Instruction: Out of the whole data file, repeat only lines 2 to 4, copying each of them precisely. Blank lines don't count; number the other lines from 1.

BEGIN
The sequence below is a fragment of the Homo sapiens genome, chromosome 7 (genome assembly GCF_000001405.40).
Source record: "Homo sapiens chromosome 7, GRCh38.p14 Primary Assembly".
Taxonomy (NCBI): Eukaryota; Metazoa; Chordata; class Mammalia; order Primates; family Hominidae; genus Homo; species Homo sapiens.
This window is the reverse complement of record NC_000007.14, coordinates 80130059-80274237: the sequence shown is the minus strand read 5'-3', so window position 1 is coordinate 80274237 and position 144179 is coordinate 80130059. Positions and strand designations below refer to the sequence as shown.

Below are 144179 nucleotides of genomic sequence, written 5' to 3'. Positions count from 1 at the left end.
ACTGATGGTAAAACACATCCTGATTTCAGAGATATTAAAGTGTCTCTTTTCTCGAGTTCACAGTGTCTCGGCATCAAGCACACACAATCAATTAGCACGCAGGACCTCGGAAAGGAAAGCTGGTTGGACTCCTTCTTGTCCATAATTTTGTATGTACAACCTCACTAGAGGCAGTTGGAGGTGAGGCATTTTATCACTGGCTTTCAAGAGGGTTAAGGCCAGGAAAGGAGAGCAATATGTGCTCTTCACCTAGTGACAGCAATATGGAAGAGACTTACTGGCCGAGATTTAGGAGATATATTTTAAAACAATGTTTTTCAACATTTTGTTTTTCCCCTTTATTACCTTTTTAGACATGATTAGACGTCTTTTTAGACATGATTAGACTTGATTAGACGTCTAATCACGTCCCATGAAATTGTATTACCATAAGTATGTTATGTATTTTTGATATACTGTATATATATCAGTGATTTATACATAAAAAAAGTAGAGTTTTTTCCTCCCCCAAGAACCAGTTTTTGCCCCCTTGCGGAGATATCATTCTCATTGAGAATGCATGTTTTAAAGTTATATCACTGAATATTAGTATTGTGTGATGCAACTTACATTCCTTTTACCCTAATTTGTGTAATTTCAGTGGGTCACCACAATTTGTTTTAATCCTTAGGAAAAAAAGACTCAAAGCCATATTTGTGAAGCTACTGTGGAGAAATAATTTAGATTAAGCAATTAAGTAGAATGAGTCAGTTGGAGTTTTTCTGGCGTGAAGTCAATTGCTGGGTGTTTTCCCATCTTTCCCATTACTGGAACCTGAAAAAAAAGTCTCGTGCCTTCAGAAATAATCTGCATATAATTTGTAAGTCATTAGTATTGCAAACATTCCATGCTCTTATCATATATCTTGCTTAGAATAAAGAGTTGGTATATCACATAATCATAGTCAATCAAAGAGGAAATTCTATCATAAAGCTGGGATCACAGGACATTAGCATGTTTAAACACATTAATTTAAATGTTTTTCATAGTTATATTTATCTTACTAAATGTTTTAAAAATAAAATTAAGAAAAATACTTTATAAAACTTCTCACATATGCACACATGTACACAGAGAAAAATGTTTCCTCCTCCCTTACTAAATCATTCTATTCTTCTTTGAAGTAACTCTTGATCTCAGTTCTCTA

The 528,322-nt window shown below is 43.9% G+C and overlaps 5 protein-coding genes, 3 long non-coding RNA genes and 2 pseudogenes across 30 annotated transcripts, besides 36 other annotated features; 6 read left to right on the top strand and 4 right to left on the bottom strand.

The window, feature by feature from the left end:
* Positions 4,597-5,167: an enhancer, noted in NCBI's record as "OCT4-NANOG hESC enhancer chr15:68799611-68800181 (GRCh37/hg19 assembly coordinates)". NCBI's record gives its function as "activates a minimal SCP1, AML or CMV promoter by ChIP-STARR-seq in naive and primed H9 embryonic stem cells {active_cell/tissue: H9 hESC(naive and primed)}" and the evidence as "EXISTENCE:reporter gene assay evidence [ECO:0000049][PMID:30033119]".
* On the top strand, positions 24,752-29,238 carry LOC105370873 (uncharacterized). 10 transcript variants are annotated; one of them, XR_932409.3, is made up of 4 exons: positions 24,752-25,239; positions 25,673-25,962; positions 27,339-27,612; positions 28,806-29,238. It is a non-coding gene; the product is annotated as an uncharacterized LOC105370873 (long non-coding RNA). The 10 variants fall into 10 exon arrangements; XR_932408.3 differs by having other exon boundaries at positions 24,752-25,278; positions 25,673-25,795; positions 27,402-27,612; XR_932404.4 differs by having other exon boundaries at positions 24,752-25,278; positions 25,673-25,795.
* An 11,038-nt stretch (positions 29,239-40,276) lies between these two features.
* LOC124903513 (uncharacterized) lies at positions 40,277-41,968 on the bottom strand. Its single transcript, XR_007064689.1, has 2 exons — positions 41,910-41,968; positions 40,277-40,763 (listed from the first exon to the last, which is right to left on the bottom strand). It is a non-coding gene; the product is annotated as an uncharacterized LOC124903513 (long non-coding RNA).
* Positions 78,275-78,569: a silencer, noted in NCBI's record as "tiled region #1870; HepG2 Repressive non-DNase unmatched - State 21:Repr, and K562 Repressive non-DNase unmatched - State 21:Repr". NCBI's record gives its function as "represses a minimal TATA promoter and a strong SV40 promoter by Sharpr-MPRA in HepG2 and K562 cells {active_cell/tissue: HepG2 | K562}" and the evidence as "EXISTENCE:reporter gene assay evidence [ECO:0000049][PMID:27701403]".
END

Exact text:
Source record: "Homo sapiens chromosome 7, GRCh38.p14 Primary Assembly".
Taxonomy (NCBI): Eukaryota; Metazoa; Chordata; class Mammalia; order Primates; family Hominidae; genus Homo; species Homo sapiens.
This window is the reverse complement of record NC_000007.14, coordinates 80130059-80274237: the sequence shown is the minus strand read 5'-3', so window position 1 is coordinate 80274237 and position 144179 is coordinate 80130059. Positions and strand designations below refer to the sequence as shown.